Marketing and Sales Enablement Content

Marketing and Sales Enablement Content

03 Apr Marketing and Sales Enablement Content

Today’s marketing leaders have a massive impact on sales results. Long gone are the days of generating large volumes of leads, throwing them over the wall to sales, and calling it done. The modern marketer is closely focused on conversion rates throughout the funnel. Right through to closed won deals and even renewal.

That shift has been driven in large part by changing market dynamics. B2B buyers are increasingly educated about products and offers, and demand more from their sales people. Standard sales processes have increasingly become ‘buyer journeys’ with multiple stakeholders and shifting timelines that sales people struggle to navigate. In fact, we’ve now come to the point where 80% of sales people don’t add value to their buyers.

Two major marketing trends have arisen to address this shift. First, marketers have implemented technology like marketing automation to increase control and velocity in the pipeline. But there remains a fundamental problem for marketers: how to support the bottom of the funnel when prospects are primarily governed by your sales team?

Second, at the same time marketers have rolled-out sophisticated content marketing initiatives to support the customer journey. But there’s a similar challenge here too. How do marketers ensure that this content, which is really sales enablement content, is effectively used to guide prospects in the bottom of the funnel?

Leverage Existing Content Assets for Sales

The content that marketing teams produce is exceptionally valuable. It informs, engages, and even entertains prospects. It helps them to find your company in the first place and advance the sales process. Sales people are radically more effective when they use marketing content to educate their buyers.

But the marketing content and sales enablement assets are spread across your wiki, SharePoint site, YouTube channel, marketing automation application, and blog. You can’t expect a sales team to look for content across these multiple locations. In fact up to 70% of marketing content is never actually used by your sales team.

At the same time, you don’t want to have to maintain yet another sales enablement portal outside of where reps work. It’s yet another layer of complexity and something else that sales teams won’t use. Instead, by aggregating content and pushing it to sales teams you can help them to find and use compelling content in their sales engagements.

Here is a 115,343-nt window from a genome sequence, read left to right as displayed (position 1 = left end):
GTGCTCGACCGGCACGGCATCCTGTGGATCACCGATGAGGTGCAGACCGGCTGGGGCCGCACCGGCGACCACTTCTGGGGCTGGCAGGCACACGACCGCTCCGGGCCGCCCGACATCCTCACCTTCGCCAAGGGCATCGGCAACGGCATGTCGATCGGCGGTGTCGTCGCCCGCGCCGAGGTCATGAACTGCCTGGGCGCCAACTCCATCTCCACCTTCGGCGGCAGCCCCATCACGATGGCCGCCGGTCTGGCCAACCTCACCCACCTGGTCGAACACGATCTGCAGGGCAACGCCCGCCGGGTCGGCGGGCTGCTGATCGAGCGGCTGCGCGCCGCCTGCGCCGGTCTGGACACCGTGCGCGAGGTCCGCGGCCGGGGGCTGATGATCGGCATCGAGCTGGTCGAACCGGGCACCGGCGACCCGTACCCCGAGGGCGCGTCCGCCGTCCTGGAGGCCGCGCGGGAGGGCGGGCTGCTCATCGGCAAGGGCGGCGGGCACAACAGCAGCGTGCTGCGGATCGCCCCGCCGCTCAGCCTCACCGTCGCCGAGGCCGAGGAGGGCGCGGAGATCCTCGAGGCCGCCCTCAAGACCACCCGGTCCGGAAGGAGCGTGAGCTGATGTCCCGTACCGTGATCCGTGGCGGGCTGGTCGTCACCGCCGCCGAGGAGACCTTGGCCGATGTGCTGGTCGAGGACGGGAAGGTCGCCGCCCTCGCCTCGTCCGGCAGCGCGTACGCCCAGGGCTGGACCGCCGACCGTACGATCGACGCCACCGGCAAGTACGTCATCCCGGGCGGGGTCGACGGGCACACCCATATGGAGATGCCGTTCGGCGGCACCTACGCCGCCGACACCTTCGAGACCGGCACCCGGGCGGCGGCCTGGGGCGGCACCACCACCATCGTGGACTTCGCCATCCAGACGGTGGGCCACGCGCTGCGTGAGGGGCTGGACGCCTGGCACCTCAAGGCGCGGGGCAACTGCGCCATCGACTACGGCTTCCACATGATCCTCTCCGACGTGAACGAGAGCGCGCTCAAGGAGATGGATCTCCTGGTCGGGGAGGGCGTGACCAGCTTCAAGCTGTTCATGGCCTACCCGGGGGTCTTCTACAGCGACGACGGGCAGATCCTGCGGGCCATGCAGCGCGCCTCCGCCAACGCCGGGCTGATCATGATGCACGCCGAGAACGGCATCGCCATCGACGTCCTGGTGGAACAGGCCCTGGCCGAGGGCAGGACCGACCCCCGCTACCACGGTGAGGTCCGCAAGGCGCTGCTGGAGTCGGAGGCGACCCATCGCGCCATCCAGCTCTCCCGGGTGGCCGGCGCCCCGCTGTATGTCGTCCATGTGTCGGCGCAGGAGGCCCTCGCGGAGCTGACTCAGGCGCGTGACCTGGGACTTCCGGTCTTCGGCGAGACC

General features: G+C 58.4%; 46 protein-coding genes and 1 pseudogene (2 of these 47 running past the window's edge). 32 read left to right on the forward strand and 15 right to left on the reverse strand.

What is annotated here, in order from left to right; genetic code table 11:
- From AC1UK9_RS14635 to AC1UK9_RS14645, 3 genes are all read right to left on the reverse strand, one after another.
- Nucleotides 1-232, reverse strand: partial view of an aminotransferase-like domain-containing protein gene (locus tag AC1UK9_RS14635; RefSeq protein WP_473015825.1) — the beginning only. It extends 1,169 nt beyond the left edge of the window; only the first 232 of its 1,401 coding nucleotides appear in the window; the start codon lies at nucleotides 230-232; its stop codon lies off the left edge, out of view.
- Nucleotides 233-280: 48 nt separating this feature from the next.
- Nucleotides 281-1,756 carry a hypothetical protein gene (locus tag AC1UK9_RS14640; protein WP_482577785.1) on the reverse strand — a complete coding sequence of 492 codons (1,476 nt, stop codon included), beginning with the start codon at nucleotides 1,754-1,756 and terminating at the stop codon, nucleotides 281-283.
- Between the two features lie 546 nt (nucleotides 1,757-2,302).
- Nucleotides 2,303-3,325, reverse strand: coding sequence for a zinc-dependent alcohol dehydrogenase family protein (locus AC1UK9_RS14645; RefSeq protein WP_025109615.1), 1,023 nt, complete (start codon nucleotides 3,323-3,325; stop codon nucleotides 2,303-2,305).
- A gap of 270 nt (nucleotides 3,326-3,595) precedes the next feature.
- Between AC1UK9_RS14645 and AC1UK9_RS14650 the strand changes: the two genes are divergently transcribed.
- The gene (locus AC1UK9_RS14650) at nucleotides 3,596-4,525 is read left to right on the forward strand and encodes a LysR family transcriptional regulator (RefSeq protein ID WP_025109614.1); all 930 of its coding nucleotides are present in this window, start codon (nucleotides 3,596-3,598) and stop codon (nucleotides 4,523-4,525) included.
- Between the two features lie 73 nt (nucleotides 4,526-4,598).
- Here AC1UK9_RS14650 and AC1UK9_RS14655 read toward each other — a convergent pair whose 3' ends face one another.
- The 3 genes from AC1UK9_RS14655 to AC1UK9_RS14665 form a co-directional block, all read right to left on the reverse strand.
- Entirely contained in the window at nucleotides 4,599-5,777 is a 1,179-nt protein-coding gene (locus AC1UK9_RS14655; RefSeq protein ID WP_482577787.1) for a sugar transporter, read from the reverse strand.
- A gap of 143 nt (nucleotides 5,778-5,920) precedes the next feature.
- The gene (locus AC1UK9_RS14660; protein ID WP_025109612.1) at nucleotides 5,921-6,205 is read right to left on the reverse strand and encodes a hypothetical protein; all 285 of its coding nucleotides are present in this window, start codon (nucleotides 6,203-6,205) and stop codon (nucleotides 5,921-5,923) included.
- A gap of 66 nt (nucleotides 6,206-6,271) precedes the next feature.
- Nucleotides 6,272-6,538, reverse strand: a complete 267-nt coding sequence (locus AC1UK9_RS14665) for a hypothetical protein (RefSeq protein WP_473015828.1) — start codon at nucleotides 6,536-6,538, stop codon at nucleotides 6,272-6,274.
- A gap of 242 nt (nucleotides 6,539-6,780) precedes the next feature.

Push Winning Content to Sales Teams

You have a wealth of content to put at your sales team’s disposal. But which content should they use? If they are simply searching through your catalog, they’re not going to know which case study best matches their sales situation, which presentation is proven to advance opportunities with banks, or which content their top colleagues have used.

A more effective approach is to identify which content is most effective in different sales situations. By linking conversion and win rates to your content you can predict which sales enablement content works best for different sales situations. That lets reps get access to proven content, not just popular content that shows up in a search result.

Total Visibility into Marketing Assets

Marketing automation and content marketing technology have helped marketers understand where their content investments have been effective. But there is a giant visibility cliff when it comes to sales’ use of content. With portals, sales people download content and use the same version over and over again. They’ll often ignore new content, simply using materials that they’re already comfortable with.

A more effective approach is to help sales people use content in a way that lets marketers ensure that current versions are used and allow for tracking of usage and results. Just like marketing automation gives marketers insight into how effective content is at the top of the funnel, marketers need to understand its effectiveness when used one on one with prospects in the bottom of the funnel.


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